- Roaming - Vehicle roaming within and across utility regions. Identification of vehicle ID to premise ID for automated billing –Volt owner directly billed for electricity used. Applies in multi family dwelling, public and workplace charging environments –Potential for 3rdparty aggregator.
- Charging Infrastructure Challenges (roughly in order of priority)
- Outreach to Multi-unit Dwellings (Prop. Mangers/Owners + HOAs) (6 months prior to need)
- Residential - Single Family Dwellings (options)
- Residential – Multi-unit dwellings (implementation of outreach)
- Workplace Charging – Organized entities with specific goals
- Commercial – Organized entities with specific goals
- General Access
- Battery Exchange Issues
- Fear, Uncertainly and Doubt. - It's just plain weird to buy a car but lease the most expensive component. Nissan recently announced it would initially not try battery rental strategy in the U.S. with the Leaf, due to negative response to the concept in customer surveys.
Americans hate renting. Graduating from renting an apartment to buying a home has become enshrined as hallmark of adulthood. And if there's one thing we hate more than renting, it's sharing stuff with strangers. Who had this battery before me? Is that smoke coming from the hood? The first time someone gets in a bad accident or the car conks, watch them blame it on some stranger's battery. How will this impact the resale price of the car? What if Better Place goes out of business? Is this like getting a car from Hertz? You might pay more money and feel cheap at the same time.
- Battery Removal - The battery pack for an average passenger car will weigh 250 to 300kg. To provide good weight distribution and thus safe handling of the car, the battery pack could be specifically designed for that vehicle and therefore integrated into the structure. If this were the case then to change the battery pack will be far more time consuming and difficult than those we are used to in our current ICVs, and will require specialized handling equipment.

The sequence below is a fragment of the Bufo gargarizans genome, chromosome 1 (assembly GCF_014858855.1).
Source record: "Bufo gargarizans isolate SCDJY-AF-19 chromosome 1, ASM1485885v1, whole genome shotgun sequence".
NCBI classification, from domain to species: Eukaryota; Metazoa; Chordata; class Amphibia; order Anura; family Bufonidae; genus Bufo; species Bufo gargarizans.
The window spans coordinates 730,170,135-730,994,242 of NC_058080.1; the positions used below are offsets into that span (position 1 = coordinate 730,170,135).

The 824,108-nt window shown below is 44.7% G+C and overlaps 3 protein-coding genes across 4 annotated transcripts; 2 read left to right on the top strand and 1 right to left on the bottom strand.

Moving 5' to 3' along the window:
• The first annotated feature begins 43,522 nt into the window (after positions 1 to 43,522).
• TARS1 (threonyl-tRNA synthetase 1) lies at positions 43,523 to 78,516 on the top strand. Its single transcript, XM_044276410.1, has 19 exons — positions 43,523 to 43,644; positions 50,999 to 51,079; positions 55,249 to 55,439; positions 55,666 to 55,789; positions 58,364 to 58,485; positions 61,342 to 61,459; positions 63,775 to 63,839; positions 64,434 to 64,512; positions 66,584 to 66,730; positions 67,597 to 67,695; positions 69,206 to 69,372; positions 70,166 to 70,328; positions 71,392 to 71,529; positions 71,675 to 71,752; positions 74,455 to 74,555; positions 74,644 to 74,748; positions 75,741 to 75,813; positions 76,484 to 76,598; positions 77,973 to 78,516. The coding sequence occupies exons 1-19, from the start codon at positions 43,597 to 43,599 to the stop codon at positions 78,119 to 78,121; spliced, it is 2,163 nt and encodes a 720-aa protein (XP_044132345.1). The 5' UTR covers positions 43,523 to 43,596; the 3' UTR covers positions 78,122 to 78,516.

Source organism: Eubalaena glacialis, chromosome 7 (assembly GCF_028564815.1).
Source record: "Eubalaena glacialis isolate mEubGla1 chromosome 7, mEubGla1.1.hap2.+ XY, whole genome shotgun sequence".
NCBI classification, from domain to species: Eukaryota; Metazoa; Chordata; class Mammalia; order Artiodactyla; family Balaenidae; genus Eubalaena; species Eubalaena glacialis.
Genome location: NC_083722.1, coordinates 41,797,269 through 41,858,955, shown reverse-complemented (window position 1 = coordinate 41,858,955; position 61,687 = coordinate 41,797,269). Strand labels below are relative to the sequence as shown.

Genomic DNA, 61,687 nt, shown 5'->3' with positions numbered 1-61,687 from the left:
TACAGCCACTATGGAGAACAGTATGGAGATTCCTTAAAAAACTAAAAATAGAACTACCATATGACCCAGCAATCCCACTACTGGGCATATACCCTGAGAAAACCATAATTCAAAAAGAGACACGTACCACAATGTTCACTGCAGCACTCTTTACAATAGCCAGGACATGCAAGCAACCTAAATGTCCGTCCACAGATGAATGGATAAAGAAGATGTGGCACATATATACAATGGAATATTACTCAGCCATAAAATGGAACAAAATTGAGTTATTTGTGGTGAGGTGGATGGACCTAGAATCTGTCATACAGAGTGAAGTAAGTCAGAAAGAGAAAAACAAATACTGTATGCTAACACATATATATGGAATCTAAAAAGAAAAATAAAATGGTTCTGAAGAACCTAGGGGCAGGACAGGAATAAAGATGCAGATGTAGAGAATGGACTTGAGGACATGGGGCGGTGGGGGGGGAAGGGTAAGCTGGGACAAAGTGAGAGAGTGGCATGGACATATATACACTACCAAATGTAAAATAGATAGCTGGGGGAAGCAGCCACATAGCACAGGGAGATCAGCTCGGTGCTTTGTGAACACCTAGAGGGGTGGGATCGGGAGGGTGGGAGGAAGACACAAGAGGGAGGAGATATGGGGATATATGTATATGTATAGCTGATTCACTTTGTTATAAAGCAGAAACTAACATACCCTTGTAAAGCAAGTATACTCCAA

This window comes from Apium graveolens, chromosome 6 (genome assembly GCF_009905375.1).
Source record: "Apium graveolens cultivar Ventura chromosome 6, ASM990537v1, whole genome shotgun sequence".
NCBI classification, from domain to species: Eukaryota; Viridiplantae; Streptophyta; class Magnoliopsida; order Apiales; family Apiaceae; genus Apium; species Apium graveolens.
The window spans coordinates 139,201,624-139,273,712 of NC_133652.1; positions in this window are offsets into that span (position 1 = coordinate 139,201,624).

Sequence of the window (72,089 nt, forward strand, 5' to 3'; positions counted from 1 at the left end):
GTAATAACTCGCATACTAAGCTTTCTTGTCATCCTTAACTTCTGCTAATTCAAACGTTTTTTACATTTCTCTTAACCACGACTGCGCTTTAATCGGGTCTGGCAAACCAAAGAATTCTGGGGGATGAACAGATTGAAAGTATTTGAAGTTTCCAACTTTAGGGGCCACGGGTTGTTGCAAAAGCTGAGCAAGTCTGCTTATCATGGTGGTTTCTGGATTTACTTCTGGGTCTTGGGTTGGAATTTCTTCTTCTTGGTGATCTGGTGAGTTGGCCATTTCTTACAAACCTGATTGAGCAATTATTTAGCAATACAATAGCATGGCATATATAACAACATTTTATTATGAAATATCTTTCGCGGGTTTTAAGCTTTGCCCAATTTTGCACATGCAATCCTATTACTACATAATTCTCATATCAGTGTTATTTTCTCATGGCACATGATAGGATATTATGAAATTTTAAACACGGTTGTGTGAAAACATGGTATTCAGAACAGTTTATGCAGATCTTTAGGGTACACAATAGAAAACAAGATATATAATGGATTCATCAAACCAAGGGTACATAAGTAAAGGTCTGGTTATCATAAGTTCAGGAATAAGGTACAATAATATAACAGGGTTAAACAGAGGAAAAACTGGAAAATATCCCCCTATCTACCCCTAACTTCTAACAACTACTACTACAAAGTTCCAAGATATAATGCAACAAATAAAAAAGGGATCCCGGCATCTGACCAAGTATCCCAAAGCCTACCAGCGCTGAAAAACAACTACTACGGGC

- Safety – The electrical connection between the battery and the vehicle carries a very high current, and it is this connection that would need to be made and broken each time the battery is exchanged. At best, it will cause wear and degradation at the key link between the two components, at worst; it has the potential to cause a massive discharge, with all the consequences that might ensue.
- Inventory Stocking Costs - The battery pack shape and the electrical architecture is likely to be unique to each vehicle, unless standards were introduced; so every exchange station would have to carry a considerable stock of fully charged batteries even to support the most popular vehicle models. This would entail considerable financial outlay, which would have to be paid for by the end user.
- Hostility from Car Makers - The battery is one-third of the price of an electric car. That means car manufacturers only get to sell two-thirds of a car, leaving them and their dealers less wiggle room for haggling and making a profit. That should really warm car makers up to this. Car manufacturers -- on the whole, a conservative lot -- also worry about safety, warranties and design homogenization.
- Future Government Support - The only direct federal support for deployment of charging infrastructure, however, was a short-lived ARRA-funded Transportation Electrification Initiative, which provided $400 million to several communities to expand charging infrastructure in 2009.
- Close cooperation between manufacturers, utilities, battery suppliers, the government and consumers.
- Battery exchange would require a high level of vehicle standardization. The development of charging infrastructure will need to keep pace with the developing market to ensure consumer confidence in the ability to recharge their vehicles with minimal inconvenience.
- There should be standardization of recharging systems to maximize commonality and minimize development of manufacturer specific systems.
- On street charging will be necessary to encourage EV and PHEV uptake and regulated asset status for charging points would aid their deployment.
- Utility Roaming and Service Roaming